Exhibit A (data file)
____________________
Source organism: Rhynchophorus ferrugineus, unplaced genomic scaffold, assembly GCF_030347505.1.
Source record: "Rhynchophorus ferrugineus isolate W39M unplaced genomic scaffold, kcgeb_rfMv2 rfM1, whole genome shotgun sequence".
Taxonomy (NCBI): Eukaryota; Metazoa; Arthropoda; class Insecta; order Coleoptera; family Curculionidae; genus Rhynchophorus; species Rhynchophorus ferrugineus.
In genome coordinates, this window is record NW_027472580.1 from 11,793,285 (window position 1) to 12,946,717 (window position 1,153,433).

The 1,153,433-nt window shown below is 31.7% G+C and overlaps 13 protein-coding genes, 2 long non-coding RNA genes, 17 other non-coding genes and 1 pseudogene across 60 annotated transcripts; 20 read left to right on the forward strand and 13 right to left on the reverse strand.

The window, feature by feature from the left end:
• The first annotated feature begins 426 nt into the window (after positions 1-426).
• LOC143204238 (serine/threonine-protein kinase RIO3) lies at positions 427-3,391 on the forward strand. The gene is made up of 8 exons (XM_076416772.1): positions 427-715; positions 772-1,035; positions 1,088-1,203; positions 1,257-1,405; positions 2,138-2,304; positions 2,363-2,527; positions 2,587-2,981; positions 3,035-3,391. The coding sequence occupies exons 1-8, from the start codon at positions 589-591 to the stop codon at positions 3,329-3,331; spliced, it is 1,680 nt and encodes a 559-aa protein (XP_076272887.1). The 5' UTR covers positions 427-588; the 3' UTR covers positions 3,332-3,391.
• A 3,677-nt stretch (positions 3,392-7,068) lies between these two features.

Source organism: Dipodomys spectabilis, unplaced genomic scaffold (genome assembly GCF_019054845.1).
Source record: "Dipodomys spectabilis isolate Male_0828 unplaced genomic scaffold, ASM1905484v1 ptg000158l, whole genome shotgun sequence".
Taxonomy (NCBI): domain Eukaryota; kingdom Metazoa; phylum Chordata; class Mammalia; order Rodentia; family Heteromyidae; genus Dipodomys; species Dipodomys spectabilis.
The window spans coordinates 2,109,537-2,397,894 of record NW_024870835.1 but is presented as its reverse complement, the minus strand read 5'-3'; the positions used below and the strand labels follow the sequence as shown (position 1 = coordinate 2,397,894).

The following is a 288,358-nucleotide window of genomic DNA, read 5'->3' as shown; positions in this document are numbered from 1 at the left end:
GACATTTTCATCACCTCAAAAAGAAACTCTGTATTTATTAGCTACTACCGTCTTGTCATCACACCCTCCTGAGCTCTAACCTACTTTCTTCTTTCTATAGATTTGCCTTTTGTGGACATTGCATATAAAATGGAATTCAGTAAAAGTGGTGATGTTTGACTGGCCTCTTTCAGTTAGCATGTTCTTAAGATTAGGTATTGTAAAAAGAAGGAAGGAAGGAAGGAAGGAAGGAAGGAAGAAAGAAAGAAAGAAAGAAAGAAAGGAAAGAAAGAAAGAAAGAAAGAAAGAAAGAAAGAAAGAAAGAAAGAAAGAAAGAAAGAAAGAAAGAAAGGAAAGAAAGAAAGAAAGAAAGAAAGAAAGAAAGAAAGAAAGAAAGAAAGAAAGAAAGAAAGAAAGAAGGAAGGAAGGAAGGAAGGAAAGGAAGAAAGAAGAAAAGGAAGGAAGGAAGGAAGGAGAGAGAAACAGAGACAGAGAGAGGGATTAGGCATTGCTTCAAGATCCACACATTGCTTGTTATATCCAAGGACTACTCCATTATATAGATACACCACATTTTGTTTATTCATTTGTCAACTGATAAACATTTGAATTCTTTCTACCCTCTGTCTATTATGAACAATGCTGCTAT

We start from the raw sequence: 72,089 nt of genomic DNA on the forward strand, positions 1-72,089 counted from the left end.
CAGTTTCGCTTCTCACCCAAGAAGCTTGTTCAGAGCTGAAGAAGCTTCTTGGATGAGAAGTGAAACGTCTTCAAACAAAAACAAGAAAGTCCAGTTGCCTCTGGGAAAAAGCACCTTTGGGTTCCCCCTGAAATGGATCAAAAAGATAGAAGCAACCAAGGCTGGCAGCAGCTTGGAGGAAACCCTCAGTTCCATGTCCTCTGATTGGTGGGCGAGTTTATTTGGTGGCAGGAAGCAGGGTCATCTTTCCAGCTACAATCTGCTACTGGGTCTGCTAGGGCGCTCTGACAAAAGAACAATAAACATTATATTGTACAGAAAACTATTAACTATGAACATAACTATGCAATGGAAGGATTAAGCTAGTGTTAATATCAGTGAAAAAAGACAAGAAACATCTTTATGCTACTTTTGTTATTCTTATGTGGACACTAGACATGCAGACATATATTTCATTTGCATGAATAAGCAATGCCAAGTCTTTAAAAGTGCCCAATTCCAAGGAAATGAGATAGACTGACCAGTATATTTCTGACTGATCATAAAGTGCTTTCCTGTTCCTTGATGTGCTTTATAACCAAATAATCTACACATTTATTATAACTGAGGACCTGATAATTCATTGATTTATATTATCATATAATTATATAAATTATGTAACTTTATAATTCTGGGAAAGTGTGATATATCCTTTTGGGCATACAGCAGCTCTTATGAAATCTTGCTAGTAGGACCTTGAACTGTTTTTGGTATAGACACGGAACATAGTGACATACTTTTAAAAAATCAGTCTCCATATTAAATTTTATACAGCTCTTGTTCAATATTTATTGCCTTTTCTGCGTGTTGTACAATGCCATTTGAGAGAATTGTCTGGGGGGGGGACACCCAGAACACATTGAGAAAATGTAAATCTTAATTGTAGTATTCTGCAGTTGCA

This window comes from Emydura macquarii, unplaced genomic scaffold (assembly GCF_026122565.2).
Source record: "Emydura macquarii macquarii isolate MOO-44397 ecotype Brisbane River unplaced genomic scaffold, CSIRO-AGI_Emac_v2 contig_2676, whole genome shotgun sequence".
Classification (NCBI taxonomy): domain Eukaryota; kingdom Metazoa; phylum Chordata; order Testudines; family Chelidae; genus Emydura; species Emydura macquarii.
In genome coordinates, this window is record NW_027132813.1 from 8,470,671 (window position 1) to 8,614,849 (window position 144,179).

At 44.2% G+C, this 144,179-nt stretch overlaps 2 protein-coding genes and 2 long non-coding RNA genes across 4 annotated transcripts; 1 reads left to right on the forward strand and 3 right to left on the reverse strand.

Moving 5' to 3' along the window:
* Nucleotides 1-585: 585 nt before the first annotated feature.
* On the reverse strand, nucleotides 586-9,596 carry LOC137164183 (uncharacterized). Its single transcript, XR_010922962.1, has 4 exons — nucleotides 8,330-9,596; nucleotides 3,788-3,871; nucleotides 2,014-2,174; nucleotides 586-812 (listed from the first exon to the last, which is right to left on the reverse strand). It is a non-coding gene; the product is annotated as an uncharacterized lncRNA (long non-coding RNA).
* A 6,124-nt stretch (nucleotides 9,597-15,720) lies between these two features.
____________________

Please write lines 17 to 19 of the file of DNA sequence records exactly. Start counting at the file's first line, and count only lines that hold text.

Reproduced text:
CAGTTTCGCTTCTCACCCAAGAAGCTTGTTCAGAGCTGAAGAAGCTTCTTGGATGAGAAGTGAAACGTCTTCAAACAAAAACAAGAAAGTCCAGTTGCCTCTGGGAAAAAGCACCTTTGGGTTCCCCCTGAAATGGATCAAAAAGATAGAAGCAACCAAGGCTGGCAGCAGCTTGGAGGAAACCCTCAGTTCCATGTCCTCTGATTGGTGGGCGAGTTTATTTGGTGGCAGGAAGCAGGGTCATCTTTCCAGCTACAATCTGCTACTGGGTCTGCTAGGGCGCTCTGACAAAAGAACAATAAACATTATATTGTACAGAAAACTATTAACTATGAACATAACTATGCAATGGAAGGATTAAGCTAGTGTTAATATCAGTGAAAAAAGACAAGAAACATCTTTATGCTACTTTTGTTATTCTTATGTGGACACTAGACATGCAGACATATATTTCATTTGCATGAATAAGCAATGCCAAGTCTTTAAAAGTGCCCAATTCCAAGGAAATGAGATAGACTGACCAGTATATTTCTGACTGATCATAAAGTGCTTTCCTGTTCCTTGATGTGCTTTATAACCAAATAATCTACACATTTATTATAACTGAGGACCTGATAATTCATTGATTTATATTATCATATAATTATATAAATTATGTAACTTTATAATTCTGGGAAAGTGTGATATATCCTTTTGGGCATACAGCAGCTCTTATGAAATCTTGCTAGTAGGACCTTGAACTGTTTTTGGTATAGACACGGAACATAGTGACATACTTTTAAAAAATCAGTCTCCATATTAAATTTTATACAGCTCTTGTTCAATATTTATTGCCTTTTCTGCGTGTTGTACAATGCCATTTGAGAGAATTGTCTGGGGGGGGGACACCCAGAACACATTGAGAAAATGTAAATCTTAATTGTAGTATTCTGCAGTTGCA

This window comes from Emydura macquarii, unplaced genomic scaffold (assembly GCF_026122565.2).
Source record: "Emydura macquarii macquarii isolate MOO-44397 ecotype Brisbane River unplaced genomic scaffold, CSIRO-AGI_Emac_v2 contig_2676, whole genome shotgun sequence".